Artist: Marc Chagall (French, Vitebsk 1887–1985 Saint-Paul-de-Vence)
Medium: Oil on canvas
Dimensions: 26 × 38 3/8 in. (66 × 97.5 cm)
Credit Line: Bequest of Scofield Thayer, 1982
Accession Number: 1984.433.6
Rights and Reproduction: © 2016 Artists Rights Society (ARS), New York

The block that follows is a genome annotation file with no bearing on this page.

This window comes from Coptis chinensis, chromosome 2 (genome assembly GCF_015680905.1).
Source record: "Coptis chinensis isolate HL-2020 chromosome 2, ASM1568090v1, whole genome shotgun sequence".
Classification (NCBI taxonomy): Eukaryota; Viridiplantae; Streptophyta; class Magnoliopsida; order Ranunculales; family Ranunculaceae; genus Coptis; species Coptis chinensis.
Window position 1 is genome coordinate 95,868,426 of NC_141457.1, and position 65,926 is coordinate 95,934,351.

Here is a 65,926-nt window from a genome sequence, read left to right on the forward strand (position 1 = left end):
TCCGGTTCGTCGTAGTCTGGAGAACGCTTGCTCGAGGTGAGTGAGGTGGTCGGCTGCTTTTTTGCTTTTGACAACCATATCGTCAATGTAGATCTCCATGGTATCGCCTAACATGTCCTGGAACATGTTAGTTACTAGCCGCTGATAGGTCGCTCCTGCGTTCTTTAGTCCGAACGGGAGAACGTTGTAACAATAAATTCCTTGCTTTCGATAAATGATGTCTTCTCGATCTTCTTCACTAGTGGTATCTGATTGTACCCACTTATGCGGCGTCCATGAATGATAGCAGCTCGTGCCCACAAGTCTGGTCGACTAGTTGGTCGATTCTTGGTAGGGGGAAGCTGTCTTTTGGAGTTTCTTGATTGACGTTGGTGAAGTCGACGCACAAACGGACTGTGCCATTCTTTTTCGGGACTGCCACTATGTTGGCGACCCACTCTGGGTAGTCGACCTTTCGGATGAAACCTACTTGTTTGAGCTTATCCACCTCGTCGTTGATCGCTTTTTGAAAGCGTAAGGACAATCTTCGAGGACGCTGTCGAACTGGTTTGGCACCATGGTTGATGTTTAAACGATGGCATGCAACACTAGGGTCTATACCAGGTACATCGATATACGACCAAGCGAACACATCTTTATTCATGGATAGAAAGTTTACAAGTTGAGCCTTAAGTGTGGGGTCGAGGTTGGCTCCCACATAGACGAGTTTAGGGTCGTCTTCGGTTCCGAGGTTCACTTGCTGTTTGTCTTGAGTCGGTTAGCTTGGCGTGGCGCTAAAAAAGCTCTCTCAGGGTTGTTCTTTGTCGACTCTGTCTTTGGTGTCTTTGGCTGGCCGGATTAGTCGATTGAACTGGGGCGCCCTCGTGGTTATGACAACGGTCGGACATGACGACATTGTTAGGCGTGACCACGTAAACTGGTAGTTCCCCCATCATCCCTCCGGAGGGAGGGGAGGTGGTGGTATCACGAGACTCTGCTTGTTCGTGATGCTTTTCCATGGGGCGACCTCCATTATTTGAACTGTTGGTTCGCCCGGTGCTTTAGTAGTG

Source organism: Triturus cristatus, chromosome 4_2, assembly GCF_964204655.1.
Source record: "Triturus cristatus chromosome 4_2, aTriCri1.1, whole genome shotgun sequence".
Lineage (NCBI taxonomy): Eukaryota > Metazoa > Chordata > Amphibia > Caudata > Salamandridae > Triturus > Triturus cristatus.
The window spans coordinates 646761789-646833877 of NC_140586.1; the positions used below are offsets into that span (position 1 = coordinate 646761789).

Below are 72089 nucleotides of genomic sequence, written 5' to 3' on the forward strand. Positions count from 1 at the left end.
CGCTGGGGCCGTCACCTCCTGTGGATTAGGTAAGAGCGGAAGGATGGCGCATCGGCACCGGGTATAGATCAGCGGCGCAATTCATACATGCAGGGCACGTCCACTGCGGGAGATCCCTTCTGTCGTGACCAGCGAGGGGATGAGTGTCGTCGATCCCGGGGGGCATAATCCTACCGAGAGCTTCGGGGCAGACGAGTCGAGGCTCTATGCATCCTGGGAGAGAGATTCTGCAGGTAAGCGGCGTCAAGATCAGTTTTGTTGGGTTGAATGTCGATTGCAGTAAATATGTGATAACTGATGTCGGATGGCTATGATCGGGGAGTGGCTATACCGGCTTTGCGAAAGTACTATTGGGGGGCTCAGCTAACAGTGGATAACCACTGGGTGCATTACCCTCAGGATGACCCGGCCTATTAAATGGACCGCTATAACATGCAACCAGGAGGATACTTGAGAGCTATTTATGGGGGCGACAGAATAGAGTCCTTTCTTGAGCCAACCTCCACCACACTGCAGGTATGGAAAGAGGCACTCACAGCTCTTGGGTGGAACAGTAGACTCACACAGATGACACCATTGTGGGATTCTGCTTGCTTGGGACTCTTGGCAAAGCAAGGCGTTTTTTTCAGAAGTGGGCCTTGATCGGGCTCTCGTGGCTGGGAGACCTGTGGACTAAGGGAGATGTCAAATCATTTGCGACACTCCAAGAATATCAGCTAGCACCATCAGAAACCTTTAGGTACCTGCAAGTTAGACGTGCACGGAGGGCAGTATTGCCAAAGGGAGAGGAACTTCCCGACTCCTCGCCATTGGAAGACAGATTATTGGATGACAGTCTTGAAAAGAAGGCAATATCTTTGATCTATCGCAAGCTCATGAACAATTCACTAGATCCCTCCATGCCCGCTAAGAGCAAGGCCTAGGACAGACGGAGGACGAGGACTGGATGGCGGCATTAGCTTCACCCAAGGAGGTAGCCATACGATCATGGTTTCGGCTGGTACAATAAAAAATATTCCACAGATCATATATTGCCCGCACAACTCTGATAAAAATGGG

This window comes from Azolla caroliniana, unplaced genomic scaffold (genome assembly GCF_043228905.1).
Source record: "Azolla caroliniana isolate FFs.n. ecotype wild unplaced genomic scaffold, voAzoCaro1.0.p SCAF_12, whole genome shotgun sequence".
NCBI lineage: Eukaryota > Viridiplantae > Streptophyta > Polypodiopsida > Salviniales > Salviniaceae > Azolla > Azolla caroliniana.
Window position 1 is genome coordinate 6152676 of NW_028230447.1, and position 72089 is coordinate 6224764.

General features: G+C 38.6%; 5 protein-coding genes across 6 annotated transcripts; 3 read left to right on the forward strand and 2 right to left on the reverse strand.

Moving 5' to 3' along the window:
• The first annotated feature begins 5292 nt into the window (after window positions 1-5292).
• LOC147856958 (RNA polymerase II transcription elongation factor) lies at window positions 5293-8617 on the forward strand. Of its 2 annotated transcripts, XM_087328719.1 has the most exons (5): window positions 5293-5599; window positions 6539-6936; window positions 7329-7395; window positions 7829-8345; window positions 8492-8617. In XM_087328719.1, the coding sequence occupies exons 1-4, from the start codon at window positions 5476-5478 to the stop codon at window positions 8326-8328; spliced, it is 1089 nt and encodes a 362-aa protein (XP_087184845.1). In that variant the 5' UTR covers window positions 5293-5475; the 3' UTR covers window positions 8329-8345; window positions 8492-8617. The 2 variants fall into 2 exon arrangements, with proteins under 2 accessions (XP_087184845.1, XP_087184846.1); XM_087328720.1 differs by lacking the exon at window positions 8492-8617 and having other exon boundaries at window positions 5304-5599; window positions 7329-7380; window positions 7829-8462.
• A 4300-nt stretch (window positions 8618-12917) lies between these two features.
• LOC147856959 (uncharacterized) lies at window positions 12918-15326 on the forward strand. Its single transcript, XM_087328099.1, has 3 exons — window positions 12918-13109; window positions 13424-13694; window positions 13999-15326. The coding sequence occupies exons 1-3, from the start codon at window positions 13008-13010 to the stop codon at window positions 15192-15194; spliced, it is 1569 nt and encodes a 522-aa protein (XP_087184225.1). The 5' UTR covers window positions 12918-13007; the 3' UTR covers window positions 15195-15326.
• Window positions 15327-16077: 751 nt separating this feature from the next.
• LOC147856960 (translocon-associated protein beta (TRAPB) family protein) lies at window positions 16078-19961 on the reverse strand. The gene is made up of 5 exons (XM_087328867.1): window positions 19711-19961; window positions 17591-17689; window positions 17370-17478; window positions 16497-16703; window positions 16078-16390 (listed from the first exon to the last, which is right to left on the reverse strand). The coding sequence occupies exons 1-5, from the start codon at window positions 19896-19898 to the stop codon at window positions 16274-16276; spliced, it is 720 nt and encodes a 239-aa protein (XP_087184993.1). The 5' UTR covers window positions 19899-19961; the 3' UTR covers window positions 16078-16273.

Chagall's early years in Russia were a source of inspiration for much of his later work, as were his memories of the Jewish rituals and community he knew there. Working in Paris from 1910 to 1914, he quickly became absorbed into the city's artistic life. He studied the works of old masters in the Louvre, and discovered the work of the most advanced modern artists in the city's galleries. His own talents were recognized-in 1913 he exhibited in Paris with the Cubists, and the following year had a one-man show in Berlin. Having established an identity for himself in Europe, Chagall returned to his home in Vitebsk (in western Russia) in 1914 to marry his childhood sweetheart Bella Rosenfeld. Village scenes like the one in this picture, which the artist described as "churches, fences, shops, synagogues-simple and eternal, like the buildings in the frescos of Giotto," became the subject of his paintings. Painting a square in Vitebsk, Chagall contrasts the grandeur of the gigantic Baroque basilica against the more modest architecture of the storefronts and stalls. The dramatic perspective and the intersecting planes and angles of the buildings are used skillfully to move the viewer's eye around the busy scene.